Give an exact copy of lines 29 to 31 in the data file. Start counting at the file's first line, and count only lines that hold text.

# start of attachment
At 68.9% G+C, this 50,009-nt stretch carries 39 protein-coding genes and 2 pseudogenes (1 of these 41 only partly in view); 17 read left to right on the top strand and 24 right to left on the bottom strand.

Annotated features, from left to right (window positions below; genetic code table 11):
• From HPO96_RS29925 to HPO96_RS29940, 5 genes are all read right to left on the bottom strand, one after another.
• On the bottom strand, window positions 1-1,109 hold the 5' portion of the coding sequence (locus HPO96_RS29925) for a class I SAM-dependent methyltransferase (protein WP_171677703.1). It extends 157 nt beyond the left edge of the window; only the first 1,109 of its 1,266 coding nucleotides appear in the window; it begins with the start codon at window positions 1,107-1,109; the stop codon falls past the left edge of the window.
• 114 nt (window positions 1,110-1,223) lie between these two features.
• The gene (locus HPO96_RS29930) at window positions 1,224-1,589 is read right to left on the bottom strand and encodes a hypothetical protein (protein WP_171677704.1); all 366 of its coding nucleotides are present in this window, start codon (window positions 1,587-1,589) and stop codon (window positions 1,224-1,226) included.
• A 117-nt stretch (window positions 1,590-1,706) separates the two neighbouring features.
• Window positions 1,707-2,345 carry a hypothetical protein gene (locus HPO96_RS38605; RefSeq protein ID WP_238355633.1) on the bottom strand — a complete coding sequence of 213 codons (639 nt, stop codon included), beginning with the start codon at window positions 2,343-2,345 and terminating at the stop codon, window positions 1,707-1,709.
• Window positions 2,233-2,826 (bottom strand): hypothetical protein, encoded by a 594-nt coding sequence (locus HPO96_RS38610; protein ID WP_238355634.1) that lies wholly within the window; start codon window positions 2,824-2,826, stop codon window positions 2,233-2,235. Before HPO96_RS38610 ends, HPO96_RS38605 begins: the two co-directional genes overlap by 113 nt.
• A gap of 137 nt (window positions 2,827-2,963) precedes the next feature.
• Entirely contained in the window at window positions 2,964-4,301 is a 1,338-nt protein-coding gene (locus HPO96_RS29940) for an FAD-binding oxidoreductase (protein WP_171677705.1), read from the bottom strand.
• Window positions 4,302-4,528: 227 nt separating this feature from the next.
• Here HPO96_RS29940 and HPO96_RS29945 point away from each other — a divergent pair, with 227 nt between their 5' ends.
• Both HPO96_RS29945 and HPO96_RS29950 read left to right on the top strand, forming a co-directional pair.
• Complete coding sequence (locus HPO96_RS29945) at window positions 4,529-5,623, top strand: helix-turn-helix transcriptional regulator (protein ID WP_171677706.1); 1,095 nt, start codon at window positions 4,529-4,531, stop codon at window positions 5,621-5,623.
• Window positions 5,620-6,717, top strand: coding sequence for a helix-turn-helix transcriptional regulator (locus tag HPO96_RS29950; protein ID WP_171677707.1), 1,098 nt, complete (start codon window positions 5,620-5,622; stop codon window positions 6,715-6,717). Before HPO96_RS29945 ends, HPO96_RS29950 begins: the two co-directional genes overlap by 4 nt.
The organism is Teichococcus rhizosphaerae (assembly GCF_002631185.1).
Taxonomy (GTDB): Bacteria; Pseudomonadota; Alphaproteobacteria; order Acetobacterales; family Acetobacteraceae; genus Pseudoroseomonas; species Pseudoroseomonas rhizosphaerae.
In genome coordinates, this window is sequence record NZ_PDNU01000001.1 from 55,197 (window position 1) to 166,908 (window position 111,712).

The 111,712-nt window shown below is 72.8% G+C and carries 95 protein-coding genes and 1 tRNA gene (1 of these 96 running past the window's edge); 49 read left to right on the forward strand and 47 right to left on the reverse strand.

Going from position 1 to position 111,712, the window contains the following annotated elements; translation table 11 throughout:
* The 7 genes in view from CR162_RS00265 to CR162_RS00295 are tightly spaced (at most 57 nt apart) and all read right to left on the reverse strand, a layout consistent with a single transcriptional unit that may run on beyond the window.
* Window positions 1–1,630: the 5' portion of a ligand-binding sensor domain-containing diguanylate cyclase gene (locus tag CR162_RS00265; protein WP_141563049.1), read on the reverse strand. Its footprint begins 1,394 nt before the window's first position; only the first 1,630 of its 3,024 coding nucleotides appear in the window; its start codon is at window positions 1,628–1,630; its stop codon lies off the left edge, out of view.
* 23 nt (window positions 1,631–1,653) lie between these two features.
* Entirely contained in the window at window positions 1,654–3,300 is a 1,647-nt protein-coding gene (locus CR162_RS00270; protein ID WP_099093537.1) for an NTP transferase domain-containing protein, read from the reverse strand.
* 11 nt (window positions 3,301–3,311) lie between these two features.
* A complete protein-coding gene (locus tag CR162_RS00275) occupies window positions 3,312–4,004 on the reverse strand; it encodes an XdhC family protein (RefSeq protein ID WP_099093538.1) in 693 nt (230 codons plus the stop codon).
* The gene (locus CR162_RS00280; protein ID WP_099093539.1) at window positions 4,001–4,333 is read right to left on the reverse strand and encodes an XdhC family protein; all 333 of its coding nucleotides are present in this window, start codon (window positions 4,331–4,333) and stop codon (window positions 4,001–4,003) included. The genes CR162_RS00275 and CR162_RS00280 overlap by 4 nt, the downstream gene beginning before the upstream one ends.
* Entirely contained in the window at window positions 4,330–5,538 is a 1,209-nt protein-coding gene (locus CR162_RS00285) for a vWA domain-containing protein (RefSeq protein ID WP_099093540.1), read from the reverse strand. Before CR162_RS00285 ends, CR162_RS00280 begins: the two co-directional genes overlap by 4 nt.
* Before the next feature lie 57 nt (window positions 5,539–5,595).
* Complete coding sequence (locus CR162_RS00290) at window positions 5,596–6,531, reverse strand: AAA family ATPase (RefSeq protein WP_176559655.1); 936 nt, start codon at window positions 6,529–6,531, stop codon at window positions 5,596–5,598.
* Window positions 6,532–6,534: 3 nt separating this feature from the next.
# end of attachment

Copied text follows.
* Entirely contained in the window at window positions 4,330–5,538 is a 1,209-nt protein-coding gene (locus CR162_RS00285) for a vWA domain-containing protein (RefSeq protein ID WP_099093540.1), read from the reverse strand. Before CR162_RS00285 ends, CR162_RS00280 begins: the two co-directional genes overlap by 4 nt.
* Before the next feature lie 57 nt (window positions 5,539–5,595).
* Complete coding sequence (locus CR162_RS00290) at window positions 5,596–6,531, reverse strand: AAA family ATPase (RefSeq protein WP_176559655.1); 936 nt, start codon at window positions 6,529–6,531, stop codon at window positions 5,596–5,598.